Porthcurno Telegraph Museum awarded £82,000
5:51pm Tuesday 2nd October 2012 in News
Porthcurno Telegraph Museum in West Cornwall has been awarded £82,000 to preserve its unique collection of artefacts.
The historic objects, hand-built from brass and mahogany, are described as “world-shaping” by the museum and important not only within Cornwall but around the world.
Today the museum announced it had been awarded £82,000 by the Arts Council England towards preserving and redisplaying objects from its collection.
Charlotte Dando, collections manager, said: “Many of our objects are unique, dating back over 150 years, and all have specific preservation needs.
“The award from Arts Council England will fund conservation grade cases that will showcase these beautiful and important objects whilst ensuring they can be admired by future generations.”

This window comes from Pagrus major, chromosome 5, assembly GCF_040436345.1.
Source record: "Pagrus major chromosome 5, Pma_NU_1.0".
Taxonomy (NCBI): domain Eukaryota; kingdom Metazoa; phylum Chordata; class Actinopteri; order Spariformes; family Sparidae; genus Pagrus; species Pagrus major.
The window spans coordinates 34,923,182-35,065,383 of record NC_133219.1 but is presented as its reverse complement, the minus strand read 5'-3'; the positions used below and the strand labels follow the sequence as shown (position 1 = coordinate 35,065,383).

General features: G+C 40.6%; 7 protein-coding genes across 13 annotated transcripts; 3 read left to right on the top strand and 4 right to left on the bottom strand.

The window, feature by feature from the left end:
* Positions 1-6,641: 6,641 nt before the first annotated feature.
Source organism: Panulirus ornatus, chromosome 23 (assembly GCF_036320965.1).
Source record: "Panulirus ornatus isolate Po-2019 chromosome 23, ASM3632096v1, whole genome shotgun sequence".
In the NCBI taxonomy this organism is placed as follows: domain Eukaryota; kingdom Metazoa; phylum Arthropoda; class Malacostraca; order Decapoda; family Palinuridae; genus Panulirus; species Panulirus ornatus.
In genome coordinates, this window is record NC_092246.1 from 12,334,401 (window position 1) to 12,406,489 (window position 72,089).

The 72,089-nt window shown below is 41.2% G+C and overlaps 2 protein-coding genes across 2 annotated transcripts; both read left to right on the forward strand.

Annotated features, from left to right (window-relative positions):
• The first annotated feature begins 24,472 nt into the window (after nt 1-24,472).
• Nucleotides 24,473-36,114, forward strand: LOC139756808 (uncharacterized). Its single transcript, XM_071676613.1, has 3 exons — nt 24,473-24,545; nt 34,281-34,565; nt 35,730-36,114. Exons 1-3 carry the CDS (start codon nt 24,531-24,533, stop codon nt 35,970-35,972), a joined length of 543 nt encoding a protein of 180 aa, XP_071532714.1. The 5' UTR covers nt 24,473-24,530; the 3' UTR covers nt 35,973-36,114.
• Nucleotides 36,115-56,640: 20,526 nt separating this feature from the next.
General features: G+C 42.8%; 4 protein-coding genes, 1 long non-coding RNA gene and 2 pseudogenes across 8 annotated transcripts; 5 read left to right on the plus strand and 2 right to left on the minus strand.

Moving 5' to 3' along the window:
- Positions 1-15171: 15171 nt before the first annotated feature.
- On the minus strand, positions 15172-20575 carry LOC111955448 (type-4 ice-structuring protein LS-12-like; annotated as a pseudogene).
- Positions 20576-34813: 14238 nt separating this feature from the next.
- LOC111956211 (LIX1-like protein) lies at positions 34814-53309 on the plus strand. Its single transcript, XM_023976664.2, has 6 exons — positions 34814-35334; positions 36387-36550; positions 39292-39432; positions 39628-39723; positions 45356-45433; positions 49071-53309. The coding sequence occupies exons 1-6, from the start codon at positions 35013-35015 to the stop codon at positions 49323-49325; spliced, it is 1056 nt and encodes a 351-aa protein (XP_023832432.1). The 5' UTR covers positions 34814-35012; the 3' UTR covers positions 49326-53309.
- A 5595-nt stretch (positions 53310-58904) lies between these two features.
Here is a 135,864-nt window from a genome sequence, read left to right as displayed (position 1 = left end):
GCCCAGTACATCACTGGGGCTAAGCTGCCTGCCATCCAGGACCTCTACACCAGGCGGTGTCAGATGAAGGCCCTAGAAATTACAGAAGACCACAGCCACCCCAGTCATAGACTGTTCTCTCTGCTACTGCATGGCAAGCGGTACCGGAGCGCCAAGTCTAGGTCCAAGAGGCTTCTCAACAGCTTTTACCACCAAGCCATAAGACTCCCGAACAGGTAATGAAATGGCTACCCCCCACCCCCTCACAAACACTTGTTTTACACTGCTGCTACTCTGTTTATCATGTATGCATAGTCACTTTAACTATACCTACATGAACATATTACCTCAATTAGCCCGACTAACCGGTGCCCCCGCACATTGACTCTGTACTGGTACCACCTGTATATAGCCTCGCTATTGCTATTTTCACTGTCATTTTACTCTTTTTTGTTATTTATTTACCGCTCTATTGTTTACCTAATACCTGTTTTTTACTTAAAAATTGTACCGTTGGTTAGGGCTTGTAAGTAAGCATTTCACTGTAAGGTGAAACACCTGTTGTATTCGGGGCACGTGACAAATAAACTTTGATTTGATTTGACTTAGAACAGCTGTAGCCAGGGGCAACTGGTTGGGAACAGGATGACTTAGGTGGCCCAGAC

One such object is Sir William Thompson’s Siphon Recorder, used to record signals sent via the Porthcurno to Bombay telegraph cable laid in 1870. Only two of these instruments survive – one at Porthcurno and its twin at the Science Museum London.
Larissa Paver, learning and interpretation manager, said: “The objects in our collection tell a very human story; they show us how people used technology to overcome physical boundaries and communicate with others, sometimes on the other side of the globe.
“The re-display of objects as part of our Developing for the Future project will allow more people to explore this amazing heritage and discover how it relates to their own lives.”
The project Developing for the Future is due for completion in 2014. It will include a brand new Learning Centre and Archive, new visitor facilities and new exhibitions.